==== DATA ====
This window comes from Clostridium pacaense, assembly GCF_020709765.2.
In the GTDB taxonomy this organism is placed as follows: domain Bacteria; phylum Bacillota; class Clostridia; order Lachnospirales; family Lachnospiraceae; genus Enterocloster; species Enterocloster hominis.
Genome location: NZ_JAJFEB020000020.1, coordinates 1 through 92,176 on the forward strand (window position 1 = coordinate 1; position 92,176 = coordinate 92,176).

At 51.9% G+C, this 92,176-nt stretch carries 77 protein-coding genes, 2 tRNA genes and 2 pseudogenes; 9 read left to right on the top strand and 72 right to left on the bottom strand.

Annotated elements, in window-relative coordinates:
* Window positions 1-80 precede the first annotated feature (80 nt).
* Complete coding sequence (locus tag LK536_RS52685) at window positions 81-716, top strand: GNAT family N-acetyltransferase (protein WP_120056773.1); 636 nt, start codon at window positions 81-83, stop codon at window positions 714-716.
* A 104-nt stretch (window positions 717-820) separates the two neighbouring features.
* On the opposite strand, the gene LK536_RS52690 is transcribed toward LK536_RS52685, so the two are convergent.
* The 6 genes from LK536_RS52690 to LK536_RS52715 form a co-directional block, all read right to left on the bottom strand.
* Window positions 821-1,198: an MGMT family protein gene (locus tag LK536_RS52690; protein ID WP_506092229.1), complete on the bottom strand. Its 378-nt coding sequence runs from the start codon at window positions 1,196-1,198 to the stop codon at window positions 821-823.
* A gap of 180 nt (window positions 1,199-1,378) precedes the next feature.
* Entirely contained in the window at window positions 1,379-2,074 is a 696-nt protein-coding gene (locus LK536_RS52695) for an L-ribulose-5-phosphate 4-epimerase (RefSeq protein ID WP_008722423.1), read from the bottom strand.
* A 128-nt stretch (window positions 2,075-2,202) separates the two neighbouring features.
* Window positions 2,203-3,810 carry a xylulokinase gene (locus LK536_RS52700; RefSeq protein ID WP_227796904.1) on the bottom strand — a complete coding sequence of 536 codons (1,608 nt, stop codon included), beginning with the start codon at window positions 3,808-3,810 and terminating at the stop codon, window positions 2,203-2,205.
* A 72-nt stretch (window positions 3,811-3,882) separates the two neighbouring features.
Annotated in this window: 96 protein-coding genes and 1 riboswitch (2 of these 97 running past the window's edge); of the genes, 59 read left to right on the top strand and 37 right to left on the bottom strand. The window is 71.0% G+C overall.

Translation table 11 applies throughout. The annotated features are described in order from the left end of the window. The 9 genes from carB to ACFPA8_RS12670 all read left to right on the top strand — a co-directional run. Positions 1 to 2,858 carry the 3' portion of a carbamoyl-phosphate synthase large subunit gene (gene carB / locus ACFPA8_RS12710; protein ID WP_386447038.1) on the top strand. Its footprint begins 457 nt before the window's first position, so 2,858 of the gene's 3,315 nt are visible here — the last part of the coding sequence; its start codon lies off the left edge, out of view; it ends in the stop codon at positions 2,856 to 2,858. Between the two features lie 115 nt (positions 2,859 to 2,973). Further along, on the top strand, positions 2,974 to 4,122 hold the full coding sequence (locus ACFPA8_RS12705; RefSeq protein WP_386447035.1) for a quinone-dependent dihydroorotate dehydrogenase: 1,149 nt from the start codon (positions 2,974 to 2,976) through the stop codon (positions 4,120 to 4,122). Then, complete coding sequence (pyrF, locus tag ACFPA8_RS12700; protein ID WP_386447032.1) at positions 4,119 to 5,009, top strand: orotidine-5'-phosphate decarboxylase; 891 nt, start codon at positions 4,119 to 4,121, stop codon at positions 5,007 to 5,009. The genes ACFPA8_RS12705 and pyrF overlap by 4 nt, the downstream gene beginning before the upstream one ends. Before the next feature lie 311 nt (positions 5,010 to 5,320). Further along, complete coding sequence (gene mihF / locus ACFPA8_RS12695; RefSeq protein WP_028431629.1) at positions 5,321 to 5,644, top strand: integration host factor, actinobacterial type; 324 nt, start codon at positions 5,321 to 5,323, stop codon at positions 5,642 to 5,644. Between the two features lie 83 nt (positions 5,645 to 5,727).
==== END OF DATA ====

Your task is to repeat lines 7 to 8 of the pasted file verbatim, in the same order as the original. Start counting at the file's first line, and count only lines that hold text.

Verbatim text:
* Complete coding sequence (locus tag LK536_RS52685) at window positions 81-716, top strand: GNAT family N-acetyltransferase (protein WP_120056773.1); 636 nt, start codon at window positions 81-83, stop codon at window positions 714-716.
* A 104-nt stretch (window positions 717-820) separates the two neighbouring features.